Measuring 35.5 inches with the stock extended and weighing 6.9 pounds, Colt’s LE6940P has the same svelte trim of the M4 it might ultimately replace. The one-piece monolithic upper is a rock-solid platform for mounting optics, eliminating any possibility of external pressure from influencing point of impact shifts, and the Bill Rogers-designed Super-Stoc gives fixed-stock rigidity. Colt also incorporated a nice flip-up front sight, allowing it to get out of the way when using an optical sight as primary, and includes a current-issue backup iron sight.
So, how did it shoot? One potential problem with accuracy in piston-driven systems is that the collection of “inter-smashing” parts has to be tuned for a consistent lockup. While it may be a long time before we see an ALP-based Service Rifle on the line at Camp Perry, the LE6940P wants to shoot well.
I mounted an Insight MRDS (Mini Red Dot Sight) and used NRA B6 targets for accuracy testing. The MRDS dot fits perfectly inside the 5.5-inch bullseye at 100 yards. I also used issue ammo, choosing M855 ball (green tip), M193 ball and a load from Black Hills with 77-grain Sierra MatchKings used by Army shooting teams for Service Rifle on the short lines. The LE6940P digested all three issue loads without a hiccup. Averaging 1.4-MOA groups with three kinds of ball ammo, two of which aren’t known for precision, is more than good enough for a field rifle and is better than the M16A2 I used to win the rifle match at All Army a few years ago. It is outstanding for a red-dot-sighted carbine intended for close-quarters combat. Few soldiers, Marines or tactical shooters have the skill to benefit from anything better.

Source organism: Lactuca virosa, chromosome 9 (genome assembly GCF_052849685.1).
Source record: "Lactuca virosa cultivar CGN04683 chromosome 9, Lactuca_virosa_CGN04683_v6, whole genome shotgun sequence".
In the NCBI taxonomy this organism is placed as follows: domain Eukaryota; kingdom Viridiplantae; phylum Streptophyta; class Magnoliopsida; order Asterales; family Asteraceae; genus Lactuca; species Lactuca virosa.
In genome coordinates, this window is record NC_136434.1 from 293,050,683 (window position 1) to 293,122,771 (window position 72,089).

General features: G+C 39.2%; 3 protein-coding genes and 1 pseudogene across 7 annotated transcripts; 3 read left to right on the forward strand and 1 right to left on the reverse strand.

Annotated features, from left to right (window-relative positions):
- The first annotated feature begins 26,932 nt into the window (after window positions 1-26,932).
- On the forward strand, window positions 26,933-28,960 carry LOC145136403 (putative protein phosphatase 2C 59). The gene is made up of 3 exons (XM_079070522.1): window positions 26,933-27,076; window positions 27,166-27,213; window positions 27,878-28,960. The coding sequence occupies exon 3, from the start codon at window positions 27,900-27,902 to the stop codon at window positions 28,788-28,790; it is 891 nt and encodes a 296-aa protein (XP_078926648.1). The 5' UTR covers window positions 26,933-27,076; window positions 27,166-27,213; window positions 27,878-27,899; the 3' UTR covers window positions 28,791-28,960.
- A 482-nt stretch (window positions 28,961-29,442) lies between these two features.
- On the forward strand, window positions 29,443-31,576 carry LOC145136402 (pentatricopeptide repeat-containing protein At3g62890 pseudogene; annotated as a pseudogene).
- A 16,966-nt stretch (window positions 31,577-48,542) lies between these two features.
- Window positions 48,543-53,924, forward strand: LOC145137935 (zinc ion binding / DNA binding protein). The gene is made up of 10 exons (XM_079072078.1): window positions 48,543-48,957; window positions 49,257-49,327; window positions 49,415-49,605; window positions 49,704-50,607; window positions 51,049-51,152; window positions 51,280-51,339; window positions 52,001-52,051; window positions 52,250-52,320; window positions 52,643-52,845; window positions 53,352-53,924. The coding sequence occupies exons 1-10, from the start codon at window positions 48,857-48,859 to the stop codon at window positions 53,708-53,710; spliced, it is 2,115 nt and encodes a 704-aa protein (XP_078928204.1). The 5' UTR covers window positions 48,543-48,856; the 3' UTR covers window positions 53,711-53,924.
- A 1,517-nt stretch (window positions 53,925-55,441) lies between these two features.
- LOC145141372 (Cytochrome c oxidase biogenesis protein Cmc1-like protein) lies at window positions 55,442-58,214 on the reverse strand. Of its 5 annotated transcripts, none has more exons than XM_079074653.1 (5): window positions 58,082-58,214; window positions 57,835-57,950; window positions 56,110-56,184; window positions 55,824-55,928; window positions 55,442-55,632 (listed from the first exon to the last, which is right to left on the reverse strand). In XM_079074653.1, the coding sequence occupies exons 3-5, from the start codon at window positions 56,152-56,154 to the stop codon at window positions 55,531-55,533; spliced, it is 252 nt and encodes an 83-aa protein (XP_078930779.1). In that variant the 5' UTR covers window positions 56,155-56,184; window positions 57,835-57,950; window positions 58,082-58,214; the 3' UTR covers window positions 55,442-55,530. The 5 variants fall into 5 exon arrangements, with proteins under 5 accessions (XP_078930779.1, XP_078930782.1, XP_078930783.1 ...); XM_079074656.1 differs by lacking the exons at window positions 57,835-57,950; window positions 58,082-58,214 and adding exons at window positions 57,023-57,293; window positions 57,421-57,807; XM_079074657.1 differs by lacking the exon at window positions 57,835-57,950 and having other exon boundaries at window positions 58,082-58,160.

Working it over on some 3-Gun speed shoots was equally pleasing. Despite using a variety of magazines (some issue, some not) and three types of ammo, I didn’t experience a single stoppage. The upper did a good job dissipating heat and only became noticeably warm after several magazines.
It isn’t likely that the Department of Defense will abandon the longest-serving service rifle just to make minor product improvements. And if the military uses it, police agencies are sure to follow suit. In that light, the Colt LE6940P makes sense. It is a design instantly familiar to anyone serving in the U.S. armed forces from the 1970s until now, especially those soldiers returning home to become officers, with an operating system that should only enhance reliability. Until electronically fired caseless ammunition and the rifles that fire it become affordable and reliable, we will likely continue using something similar to the AR-15. Eugene Stoner’s masterpiece may be six decades old, but it works and has only improved with age. If a piston-driven system really will improve reliability, Colt’s LE6940P fits the bill.